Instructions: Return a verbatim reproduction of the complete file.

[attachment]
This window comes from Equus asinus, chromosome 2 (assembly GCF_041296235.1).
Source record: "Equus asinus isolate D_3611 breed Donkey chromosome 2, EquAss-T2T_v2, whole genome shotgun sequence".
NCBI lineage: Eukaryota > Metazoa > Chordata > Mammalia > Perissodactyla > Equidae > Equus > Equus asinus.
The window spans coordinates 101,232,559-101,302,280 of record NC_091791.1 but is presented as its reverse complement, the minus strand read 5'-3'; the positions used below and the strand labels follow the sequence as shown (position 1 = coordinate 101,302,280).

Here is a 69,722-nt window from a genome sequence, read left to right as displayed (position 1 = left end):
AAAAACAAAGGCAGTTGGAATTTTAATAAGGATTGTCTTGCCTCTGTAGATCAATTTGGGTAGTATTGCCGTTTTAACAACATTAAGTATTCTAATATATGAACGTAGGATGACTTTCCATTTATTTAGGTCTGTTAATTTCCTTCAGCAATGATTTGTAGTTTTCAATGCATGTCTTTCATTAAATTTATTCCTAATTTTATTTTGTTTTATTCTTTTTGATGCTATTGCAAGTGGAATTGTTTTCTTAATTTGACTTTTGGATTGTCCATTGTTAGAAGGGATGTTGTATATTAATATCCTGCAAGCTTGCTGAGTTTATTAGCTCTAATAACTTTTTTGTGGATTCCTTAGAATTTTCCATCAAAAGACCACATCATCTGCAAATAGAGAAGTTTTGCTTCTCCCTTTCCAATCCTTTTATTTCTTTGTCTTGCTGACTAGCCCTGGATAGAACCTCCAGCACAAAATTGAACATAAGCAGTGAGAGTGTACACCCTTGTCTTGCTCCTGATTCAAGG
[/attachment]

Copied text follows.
This window comes from Equus asinus, chromosome 2 (assembly GCF_041296235.1).
Source record: "Equus asinus isolate D_3611 breed Donkey chromosome 2, EquAss-T2T_v2, whole genome shotgun sequence".
NCBI lineage: Eukaryota > Metazoa > Chordata > Mammalia > Perissodactyla > Equidae > Equus > Equus asinus.
The window spans coordinates 101,232,559-101,302,280 of record NC_091791.1 but is presented as its reverse complement, the minus strand read 5'-3'; the positions used below and the strand labels follow the sequence as shown (position 1 = coordinate 101,302,280).

Here is a 69,722-nt window from a genome sequence, read left to right as displayed (position 1 = left end):
AAAAACAAAGGCAGTTGGAATTTTAATAAGGATTGTCTTGCCTCTGTAGATCAATTTGGGTAGTATTGCCGTTTTAACAACATTAAGTATTCTAATATATGAACGTAGGATGACTTTCCATTTATTTAGGTCTGTTAATTTCCTTCAGCAATGATTTGTAGTTTTCAATGCATGTCTTTCATTAAATTTATTCCTAATTTTATTTTGTTTTATTCTTTTTGATGCTATTGCAAGTGGAATTGTTTTCTTAATTTGACTTTTGGATTGTCCATTGTTAGAAGGGATGTTGTATATTAATATCCTGCAAGCTTGCTGAGTTTATTAGCTCTAATAACTTTTTTGTGGATTCCTTAGAATTTTCCATCAAAAGACCACATCATCTGCAAATAGAGAAGTTTTGCTTCTCCCTTTCCAATCCTTTTATTTCTTTGTCTTGCTGACTAGCCCTGGATAGAACCTCCAGCACAAAATTGAACATAAGCAGTGAGAGTGTACACCCTTGTCTTGCTCCTGATTCAAGG